The COVID-19 pandemic isn’t just shutting people’s doors as homeowners hunker down. It is also significantly affecting almost all industries.
The construction market isn’t spared. The question is, how bad is the damage? What future awaits for contractors and their workers?
Construction Industry Contracts
Currently, the consensus of experts is that the construction industry is set to contract. According to ResearchAndMarkets.com, it might have declined by as much as 6.5% in 2020 as the overall economic activity slid by around 8%.
IBISWorld’s analysis also shared similar sentiments. The construction revenue might have dropped by 6.3% last year.
The experts see many factors that may be affecting both the demand and market value of construction:
- At the height of the COVID-19 pandemic, many states ordered business orders, which impacted construction companies directly and indirectly. They are not the only ones that have to stop working temporarily. So do their customers.
- Proposals in the bidding or the final stages may still be on hold, canceled, or delayed. It could be because the office has fewer workers to attend to the matter, there’s uncertainty in the market, and others fear the risk of the virus spreading in construction sites due to lack of social distancing.
- Health protocols could also affect the industry. Some rules require only a certain percentage of workers to be present on-site, resulting in a labor shortage. Moreover, businesses need to spend more on essentials, such as masks, which can also hinder the team’s performance.
There’s a Light at the End of the Tunnel
Despite the decline of construction activity, contractors and employees need not lose hope. It seems it remains to be one of the major contributors to the economy. Moreover, like everything else essential, it will recover post-COVID.
ResearchAndMarkets.com shared that between 2022 and 2024, the industry will start to rebound. During the forecast period, it will post an annual average growth rate of at least 1.1%. On the other hand, the Federal Research projects that the gross domestic product (GDP) will grow by 4.2% in 2021.
Cumming’s report suggested that residential construction demand will be high in key cities, such as Dallas, San Francisco, Los Angeles, and Miami. In places like Texas, Colorado, and Georgia, a population increase will boost the need for more homes.
The state of Colorado alone ranked fourth in terms of population increase percentage between 2018 and 2019. During this period, it added over 65,000 more people. It also placed eight with the highest birth rates within the same years.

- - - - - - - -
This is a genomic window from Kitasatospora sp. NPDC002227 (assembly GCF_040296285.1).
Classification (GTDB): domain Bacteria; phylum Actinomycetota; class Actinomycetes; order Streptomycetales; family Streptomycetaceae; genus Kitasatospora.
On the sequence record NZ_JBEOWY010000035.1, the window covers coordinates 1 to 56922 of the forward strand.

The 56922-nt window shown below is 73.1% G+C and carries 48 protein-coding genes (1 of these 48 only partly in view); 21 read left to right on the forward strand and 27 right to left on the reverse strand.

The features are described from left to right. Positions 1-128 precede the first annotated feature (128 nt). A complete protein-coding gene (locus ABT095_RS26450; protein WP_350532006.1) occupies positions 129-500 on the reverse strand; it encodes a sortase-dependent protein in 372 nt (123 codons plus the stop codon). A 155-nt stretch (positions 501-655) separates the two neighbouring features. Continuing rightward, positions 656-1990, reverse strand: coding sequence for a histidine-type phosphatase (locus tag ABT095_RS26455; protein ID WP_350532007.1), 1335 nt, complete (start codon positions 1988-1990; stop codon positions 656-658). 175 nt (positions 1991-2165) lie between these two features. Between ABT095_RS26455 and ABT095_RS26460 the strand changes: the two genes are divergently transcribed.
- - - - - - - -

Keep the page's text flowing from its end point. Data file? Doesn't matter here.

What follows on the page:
In 2019, Denver added the most number of people among the counties. By July 1, over 700,000 people called the city their home.
How Construction Industry Can Prepare for the Highs and Lows
The construction industry won’t die based on the data, but it will still be an uphill climb post-COVID. How can contractors prepare for the highs and lows? Here are three ideas:
1. Expand Services and Products
Contractors can consider adding more services and products, so they can also expand their clientele or serve other niches. Take, for example, hydraulic repair and replacement.
Hydraulic systems are actually a staple in many industries, including construction, plumbing, mining, and even residential. Contractors can buy a hydraulic hose franchise, so they don’t have to start from scratch. They can take advantage of franchise expertise and marketing support, among others.
For idle assets, contractors can either sell or lease them. Doing either can (or both) boost their cash flow, which they can then use as extra working capital or reserves.
2. Focus on Growing Markets
Contractors may also need to pay attention to the growing markets within the next one to two years. Besides residential, there’s also a high demand for schools and healthcare facilities as the population increases.
With commercial, construction business owners should be on the lookout for refitting or repurposing of spaces. The lessons of the pandemic may mean that full-fledged offices may accommodate fewer employees or opt for modular or convertible spaces. There may also be an increasing need for HVAC for better ventilation systems.
3. Tackle What’s In Front
While the construction industry can prep for the future, they can also likely thrive if they learn to tackle the challenges at present:
- Stabilize the supply chain
- Manage operating costs
- Consider projecting per project
- Source government support
- Improve employee safety
Some scientists believe that, despite the vaccines, COVID-19 will likely become endemic—that is, it will stay for a much longer period. It may achieve the same status as the flu. Rather than wait when it is over, those in the construction industry can live with it and take steps to recover more quickly.